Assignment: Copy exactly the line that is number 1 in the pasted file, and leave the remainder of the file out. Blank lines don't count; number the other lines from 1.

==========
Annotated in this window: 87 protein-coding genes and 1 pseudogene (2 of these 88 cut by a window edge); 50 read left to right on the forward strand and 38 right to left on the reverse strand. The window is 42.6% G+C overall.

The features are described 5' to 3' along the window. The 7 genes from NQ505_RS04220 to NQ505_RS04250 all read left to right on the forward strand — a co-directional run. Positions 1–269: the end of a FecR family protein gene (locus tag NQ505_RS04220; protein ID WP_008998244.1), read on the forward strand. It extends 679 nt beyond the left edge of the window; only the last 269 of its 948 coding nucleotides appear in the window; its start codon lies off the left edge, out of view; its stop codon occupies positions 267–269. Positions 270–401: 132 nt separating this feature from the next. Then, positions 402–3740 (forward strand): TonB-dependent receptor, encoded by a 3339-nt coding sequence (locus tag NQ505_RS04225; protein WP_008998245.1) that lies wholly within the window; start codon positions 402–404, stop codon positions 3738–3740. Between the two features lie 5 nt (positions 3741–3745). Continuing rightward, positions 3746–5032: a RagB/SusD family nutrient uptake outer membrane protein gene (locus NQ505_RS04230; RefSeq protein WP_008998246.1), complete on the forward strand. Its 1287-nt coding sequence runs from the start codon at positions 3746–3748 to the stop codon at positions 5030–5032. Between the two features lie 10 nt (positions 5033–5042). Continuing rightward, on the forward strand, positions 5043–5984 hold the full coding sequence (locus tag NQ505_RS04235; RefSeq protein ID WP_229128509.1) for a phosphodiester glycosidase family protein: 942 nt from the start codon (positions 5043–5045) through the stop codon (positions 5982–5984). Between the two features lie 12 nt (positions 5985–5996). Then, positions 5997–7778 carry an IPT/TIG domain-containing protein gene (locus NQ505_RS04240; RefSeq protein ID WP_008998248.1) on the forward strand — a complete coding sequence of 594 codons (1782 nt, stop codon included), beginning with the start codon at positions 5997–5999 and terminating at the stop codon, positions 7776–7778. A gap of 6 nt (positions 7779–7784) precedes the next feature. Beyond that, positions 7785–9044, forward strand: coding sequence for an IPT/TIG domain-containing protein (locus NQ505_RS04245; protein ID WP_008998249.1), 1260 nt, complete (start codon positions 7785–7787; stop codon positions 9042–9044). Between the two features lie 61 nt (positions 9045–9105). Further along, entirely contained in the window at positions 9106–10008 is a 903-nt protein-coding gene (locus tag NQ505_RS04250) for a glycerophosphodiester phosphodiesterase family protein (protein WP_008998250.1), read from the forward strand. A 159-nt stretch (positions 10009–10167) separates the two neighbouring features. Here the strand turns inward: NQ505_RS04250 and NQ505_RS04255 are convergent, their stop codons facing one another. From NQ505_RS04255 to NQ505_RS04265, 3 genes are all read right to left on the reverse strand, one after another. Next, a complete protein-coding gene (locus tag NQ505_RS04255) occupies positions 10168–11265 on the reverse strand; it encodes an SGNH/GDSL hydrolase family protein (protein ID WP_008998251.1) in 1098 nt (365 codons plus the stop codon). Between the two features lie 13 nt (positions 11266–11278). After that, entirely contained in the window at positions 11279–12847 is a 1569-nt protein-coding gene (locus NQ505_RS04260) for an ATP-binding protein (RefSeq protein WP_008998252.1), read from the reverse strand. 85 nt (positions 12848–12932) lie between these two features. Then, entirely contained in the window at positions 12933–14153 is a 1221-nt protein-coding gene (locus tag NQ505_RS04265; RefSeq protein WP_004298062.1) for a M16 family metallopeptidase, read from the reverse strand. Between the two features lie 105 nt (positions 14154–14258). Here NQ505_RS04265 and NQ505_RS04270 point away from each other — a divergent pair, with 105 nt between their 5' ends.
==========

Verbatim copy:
Annotated in this window: 87 protein-coding genes and 1 pseudogene (2 of these 88 cut by a window edge); 50 read left to right on the forward strand and 38 right to left on the reverse strand. The window is 42.6% G+C overall.